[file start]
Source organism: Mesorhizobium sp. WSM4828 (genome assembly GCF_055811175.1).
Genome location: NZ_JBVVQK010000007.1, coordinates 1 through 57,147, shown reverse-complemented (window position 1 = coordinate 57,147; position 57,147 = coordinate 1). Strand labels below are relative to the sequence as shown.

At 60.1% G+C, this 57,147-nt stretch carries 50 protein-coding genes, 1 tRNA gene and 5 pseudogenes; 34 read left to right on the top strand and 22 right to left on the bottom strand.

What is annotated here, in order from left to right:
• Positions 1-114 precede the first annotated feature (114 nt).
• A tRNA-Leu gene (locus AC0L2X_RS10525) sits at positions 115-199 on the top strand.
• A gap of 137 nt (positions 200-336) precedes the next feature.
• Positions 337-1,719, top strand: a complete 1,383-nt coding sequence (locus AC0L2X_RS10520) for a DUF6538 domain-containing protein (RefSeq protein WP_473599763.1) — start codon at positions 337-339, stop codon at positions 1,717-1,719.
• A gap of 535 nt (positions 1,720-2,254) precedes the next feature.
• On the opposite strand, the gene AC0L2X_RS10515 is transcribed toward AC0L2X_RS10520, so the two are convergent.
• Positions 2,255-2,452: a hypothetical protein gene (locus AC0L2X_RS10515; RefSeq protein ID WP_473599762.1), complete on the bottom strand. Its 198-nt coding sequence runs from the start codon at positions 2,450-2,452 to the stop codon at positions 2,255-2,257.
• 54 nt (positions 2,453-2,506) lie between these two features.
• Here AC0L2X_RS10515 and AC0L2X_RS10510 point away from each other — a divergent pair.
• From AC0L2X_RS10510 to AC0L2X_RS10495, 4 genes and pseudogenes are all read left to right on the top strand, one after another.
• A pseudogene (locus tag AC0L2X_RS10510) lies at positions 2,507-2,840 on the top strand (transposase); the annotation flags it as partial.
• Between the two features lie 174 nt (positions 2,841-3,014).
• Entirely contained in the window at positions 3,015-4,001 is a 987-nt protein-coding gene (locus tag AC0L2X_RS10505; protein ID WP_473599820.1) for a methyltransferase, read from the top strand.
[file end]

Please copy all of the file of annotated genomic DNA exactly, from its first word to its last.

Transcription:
Source organism: Mesorhizobium sp. WSM4828 (genome assembly GCF_055811175.1).
Genome location: NZ_JBVVQK010000007.1, coordinates 1 through 57,147, shown reverse-complemented (window position 1 = coordinate 57,147; position 57,147 = coordinate 1). Strand labels below are relative to the sequence as shown.

At 60.1% G+C, this 57,147-nt stretch carries 50 protein-coding genes, 1 tRNA gene and 5 pseudogenes; 34 read left to right on the top strand and 22 right to left on the bottom strand.

What is annotated here, in order from left to right:
• Positions 1-114 precede the first annotated feature (114 nt).
• A tRNA-Leu gene (locus AC0L2X_RS10525) sits at positions 115-199 on the top strand.
• A gap of 137 nt (positions 200-336) precedes the next feature.
• Positions 337-1,719, top strand: a complete 1,383-nt coding sequence (locus AC0L2X_RS10520) for a DUF6538 domain-containing protein (RefSeq protein WP_473599763.1) — start codon at positions 337-339, stop codon at positions 1,717-1,719.
• A gap of 535 nt (positions 1,720-2,254) precedes the next feature.
• On the opposite strand, the gene AC0L2X_RS10515 is transcribed toward AC0L2X_RS10520, so the two are convergent.
• Positions 2,255-2,452: a hypothetical protein gene (locus AC0L2X_RS10515; RefSeq protein ID WP_473599762.1), complete on the bottom strand. Its 198-nt coding sequence runs from the start codon at positions 2,450-2,452 to the stop codon at positions 2,255-2,257.
• 54 nt (positions 2,453-2,506) lie between these two features.
• Here AC0L2X_RS10515 and AC0L2X_RS10510 point away from each other — a divergent pair.
• From AC0L2X_RS10510 to AC0L2X_RS10495, 4 genes and pseudogenes are all read left to right on the top strand, one after another.
• A pseudogene (locus tag AC0L2X_RS10510) lies at positions 2,507-2,840 on the top strand (transposase); the annotation flags it as partial.
• Between the two features lie 174 nt (positions 2,841-3,014).
• Entirely contained in the window at positions 3,015-4,001 is a 987-nt protein-coding gene (locus tag AC0L2X_RS10505; protein ID WP_473599820.1) for a methyltransferase, read from the top strand.